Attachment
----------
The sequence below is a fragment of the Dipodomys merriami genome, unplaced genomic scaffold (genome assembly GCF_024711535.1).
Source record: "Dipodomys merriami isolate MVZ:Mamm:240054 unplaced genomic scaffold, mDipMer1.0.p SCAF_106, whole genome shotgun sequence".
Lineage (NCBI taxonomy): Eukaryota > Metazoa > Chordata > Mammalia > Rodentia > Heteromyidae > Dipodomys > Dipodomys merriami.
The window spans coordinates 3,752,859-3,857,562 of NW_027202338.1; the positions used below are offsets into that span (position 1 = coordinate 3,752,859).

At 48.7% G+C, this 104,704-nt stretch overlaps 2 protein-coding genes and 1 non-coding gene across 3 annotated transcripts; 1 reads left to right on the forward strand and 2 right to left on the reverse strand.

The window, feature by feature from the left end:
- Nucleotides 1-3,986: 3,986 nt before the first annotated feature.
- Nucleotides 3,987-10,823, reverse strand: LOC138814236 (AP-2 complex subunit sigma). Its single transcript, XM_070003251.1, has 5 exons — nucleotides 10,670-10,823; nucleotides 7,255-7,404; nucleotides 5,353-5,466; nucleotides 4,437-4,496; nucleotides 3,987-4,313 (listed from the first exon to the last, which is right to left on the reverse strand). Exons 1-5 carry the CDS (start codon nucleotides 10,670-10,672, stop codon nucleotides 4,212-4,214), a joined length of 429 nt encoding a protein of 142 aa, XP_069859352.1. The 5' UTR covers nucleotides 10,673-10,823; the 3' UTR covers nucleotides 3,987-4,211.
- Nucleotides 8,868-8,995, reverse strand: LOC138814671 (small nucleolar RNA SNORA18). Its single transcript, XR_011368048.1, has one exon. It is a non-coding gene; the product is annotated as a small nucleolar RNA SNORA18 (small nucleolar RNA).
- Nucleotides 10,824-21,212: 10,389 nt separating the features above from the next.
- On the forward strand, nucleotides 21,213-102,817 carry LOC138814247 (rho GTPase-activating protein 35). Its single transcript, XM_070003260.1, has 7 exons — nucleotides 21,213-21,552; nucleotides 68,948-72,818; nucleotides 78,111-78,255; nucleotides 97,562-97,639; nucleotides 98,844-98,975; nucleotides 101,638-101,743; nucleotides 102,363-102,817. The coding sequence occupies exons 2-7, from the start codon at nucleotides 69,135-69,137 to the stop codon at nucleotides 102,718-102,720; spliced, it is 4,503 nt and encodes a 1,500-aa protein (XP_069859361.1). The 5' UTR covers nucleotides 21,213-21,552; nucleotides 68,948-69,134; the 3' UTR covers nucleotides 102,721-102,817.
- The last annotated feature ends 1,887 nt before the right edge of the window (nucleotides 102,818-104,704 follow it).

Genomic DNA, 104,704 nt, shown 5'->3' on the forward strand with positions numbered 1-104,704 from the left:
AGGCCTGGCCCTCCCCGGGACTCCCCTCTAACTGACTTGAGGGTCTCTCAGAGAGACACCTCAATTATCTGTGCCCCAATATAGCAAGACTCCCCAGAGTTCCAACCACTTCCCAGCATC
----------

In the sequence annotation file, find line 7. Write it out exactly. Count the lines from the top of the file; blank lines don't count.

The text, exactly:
- Nucleotides 1-3,986: 3,986 nt before the first annotated feature.